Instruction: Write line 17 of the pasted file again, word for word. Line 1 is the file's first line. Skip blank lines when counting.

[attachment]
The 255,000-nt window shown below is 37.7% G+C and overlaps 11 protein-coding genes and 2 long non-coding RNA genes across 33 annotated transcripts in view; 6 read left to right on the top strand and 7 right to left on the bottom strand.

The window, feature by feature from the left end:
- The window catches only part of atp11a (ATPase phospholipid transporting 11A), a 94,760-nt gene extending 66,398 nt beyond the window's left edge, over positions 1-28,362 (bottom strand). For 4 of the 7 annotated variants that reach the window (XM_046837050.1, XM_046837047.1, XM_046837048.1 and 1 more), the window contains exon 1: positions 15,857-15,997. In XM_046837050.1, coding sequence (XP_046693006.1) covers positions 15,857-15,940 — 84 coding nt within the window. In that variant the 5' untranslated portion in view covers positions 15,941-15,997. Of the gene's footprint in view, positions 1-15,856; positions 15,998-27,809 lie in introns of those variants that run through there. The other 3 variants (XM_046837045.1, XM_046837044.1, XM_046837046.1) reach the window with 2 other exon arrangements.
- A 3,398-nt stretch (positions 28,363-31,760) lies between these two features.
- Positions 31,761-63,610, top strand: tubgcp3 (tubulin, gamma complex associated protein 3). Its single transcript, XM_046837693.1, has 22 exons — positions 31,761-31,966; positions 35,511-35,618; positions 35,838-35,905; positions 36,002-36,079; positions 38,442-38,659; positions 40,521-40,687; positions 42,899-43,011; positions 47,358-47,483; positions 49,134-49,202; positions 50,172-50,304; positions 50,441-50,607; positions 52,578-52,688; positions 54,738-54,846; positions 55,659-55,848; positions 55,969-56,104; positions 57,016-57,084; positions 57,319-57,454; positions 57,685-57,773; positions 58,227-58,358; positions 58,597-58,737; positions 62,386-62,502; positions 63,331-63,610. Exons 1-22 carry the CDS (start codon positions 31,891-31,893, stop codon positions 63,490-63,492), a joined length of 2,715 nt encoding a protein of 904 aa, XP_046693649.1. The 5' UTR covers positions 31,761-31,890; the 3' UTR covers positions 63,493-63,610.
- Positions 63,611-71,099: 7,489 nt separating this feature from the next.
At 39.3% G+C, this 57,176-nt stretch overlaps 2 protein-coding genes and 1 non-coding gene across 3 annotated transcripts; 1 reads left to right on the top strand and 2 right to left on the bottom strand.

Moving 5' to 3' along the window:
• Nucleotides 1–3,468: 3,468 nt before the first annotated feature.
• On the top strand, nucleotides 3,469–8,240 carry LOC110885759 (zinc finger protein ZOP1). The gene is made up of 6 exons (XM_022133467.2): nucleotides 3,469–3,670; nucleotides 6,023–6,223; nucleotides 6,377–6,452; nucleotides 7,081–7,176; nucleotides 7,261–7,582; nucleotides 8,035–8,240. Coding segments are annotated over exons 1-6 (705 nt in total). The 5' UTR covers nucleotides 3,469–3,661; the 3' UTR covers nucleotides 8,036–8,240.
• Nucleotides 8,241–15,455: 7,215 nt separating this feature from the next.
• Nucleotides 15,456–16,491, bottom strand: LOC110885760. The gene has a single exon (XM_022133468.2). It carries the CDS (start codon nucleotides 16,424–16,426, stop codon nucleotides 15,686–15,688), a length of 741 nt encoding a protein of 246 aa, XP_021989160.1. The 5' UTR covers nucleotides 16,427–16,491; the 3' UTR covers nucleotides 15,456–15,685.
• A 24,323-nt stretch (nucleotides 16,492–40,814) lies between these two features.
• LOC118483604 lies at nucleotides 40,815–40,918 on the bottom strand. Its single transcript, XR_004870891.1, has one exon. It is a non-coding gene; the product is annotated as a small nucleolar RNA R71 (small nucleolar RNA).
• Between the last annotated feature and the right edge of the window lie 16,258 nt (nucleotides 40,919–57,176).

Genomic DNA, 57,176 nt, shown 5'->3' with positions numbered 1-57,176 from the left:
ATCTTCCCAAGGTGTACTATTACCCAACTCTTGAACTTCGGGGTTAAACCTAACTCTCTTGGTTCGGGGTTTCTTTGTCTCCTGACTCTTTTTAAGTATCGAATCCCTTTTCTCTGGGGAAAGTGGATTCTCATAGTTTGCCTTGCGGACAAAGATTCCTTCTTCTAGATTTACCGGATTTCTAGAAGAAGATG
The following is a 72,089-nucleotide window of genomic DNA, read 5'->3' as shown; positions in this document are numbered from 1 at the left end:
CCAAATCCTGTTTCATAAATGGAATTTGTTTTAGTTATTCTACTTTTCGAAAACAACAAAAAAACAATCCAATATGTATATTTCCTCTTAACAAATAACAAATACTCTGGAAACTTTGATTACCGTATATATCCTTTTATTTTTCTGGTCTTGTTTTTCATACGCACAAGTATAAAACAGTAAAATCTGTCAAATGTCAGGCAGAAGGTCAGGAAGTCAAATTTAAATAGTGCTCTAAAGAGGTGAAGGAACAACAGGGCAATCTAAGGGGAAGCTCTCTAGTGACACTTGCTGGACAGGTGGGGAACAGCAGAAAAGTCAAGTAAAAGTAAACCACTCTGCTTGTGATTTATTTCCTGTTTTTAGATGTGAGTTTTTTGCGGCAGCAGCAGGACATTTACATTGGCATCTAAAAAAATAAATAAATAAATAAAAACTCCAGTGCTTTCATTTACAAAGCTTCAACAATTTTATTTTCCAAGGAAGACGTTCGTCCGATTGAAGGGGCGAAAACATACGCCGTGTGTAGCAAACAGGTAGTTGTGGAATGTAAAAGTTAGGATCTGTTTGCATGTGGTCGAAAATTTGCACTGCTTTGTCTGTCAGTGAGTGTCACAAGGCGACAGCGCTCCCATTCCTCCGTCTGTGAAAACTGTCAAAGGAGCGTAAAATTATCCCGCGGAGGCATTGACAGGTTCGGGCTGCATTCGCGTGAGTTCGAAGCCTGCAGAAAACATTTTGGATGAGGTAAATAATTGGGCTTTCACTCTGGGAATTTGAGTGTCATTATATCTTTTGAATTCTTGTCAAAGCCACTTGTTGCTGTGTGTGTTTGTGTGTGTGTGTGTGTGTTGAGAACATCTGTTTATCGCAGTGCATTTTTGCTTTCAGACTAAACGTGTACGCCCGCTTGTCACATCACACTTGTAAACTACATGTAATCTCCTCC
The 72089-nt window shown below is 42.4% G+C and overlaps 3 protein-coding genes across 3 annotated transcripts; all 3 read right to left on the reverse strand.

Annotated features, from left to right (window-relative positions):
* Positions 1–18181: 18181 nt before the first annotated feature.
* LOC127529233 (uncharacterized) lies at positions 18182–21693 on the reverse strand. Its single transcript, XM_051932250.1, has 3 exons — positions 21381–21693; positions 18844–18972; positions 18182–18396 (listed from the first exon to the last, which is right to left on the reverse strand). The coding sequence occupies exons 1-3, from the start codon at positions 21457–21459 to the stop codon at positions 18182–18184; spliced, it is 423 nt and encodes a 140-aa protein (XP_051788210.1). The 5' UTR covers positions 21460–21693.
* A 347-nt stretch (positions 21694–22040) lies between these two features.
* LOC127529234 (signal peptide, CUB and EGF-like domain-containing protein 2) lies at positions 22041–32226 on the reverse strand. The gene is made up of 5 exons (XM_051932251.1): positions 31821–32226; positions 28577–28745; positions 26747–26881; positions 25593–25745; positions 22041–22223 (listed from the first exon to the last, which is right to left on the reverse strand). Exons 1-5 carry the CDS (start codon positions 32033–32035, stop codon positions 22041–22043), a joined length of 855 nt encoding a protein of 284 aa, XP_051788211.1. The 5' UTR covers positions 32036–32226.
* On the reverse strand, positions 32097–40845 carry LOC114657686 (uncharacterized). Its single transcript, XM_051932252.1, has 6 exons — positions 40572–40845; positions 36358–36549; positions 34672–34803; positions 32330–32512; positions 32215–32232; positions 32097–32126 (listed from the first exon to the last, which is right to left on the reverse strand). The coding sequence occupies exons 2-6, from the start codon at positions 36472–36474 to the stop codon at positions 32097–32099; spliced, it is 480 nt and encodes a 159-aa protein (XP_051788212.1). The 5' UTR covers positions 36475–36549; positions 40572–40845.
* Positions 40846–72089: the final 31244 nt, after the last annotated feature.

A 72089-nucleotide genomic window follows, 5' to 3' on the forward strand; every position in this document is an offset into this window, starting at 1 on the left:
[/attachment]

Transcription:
ATCTTCCCAAGGTGTACTATTACCCAACTCTTGAACTTCGGGGTTAAACCTAACTCTCTTGGTTCGGGGTTTCTTTGTCTCCTGACTCTTTTTAAGTATCGAATCCCTTTTCTCTGGGGAAAGTGGATTCTCATAGTTTGCCTTGCGGACAAAGATTCCTTCTTCTAGATTTACCGGATTTCTAGAAGAAGATG